At Lilly COI we are lowering the barriers that exist between clinical information and the people who need that information the most. We’ve shared how our Clinical Collections tool is a much easier way to search for and pull together relevant clinical trial registry information.
But we’ve been thinking: We want to make public clinical research easier to get at, right? Search is one way…but instead of search, what if we made it so that data finds the patient?
A Lot of Data
From the moment a patient learns that they have a serious illness or that their care-giver wants to try a new treatment, they are inundated with information, relevant and otherwise. Regardless of the size of the task, however, most patients are still highly motivated to learn as much as they can as quickly as they can. Accumulating relevant clinical information that could impact their health is crucial.
Clinicaltrials.gov is a registry with a lot of great information, and there are plenty more sources of clinical research information. As we look to more clinical trial sites, medical journal collections, drug labels and other digital sources, we open the doors to more knowledge – but we open the flood-gates of data on patients as well. So how can a patient get at the information they need without rowing through the sea of data?
The Right Data for the Right Patient
Big week for Data
Britain and the EU open data for taxpayer financed research.
A revolution, then, has begun. Technology permits it; researchers and politicians want it.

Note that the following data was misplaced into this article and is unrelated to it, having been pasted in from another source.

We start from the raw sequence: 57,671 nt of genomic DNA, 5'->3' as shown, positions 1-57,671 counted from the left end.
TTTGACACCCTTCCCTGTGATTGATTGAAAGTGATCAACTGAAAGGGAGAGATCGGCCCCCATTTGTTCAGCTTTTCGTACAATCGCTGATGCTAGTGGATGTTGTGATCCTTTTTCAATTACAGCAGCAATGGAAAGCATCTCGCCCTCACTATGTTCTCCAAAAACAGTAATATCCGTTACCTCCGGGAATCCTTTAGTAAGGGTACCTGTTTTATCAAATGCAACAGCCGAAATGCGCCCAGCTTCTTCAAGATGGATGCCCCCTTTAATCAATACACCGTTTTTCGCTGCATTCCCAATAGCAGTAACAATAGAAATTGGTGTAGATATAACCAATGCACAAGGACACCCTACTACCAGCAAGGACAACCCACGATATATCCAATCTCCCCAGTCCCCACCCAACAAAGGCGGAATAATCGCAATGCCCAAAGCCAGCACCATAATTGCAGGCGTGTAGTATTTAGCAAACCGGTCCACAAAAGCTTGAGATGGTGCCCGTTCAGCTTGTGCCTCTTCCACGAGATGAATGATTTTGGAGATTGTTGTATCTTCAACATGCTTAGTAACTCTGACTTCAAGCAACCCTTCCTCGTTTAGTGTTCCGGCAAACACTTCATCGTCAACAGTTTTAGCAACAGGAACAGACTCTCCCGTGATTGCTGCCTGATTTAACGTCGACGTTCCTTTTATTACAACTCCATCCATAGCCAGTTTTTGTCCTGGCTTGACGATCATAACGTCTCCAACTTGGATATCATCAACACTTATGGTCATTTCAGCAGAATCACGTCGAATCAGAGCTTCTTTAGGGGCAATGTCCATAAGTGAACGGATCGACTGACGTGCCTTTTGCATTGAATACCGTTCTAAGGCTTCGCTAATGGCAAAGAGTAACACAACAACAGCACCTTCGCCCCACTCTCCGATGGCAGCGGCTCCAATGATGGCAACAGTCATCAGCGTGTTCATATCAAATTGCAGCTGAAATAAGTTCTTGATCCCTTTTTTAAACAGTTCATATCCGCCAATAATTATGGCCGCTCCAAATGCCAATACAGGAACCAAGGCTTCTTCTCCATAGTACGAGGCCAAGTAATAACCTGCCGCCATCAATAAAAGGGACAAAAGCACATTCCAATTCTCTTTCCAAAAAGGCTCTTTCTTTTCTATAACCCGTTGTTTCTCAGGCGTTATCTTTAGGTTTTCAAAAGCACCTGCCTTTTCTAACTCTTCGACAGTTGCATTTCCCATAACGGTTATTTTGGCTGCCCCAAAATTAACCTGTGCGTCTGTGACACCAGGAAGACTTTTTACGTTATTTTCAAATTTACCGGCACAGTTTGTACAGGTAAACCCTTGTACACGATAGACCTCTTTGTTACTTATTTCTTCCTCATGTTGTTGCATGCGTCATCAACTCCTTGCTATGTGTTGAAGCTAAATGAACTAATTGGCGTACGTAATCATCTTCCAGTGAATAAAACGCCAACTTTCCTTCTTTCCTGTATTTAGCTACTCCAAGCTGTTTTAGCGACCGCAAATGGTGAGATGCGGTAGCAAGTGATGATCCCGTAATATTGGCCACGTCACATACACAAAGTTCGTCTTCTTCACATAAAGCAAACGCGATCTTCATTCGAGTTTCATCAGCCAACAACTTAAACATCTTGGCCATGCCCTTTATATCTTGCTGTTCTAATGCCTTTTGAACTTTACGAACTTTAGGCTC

Research Articles go live with their associated data. Is this the future of academic publishing?
This is a list of the APIs from their various sub-organizations. We currently use clinicaltrials.gov to serve up data to Clinical Collections, but this list lays out convenient opportunities for more data mashups.
Last time, we discussed the Map view to see clinical trials plotted on a map. Today, we’re going to explore the timeline view, which gives a chronological map of sorts to visualize clinical trials.
With such a huge library of clinical trial data house within our system, we want to give our users as many ways to discover trials that would aid their research.
Let’s say, for example, you want to see all the tuberculosis trials that occurred in the 2000′s and filter to those which took place in the last half of the decade. How can you filter through dozens of search returns in a simple way? By showing an interactive timeline view, we’ve made this possible.
To see more, let’s dig in.
Plotting your timeline
To find the timeline view, let’s continue our tuberculosis user case from our series of posts. In this case, I’m searching for trials regarding tuberculosis. To see timeline view, simply select Timeline from the list of options at top of the search screen: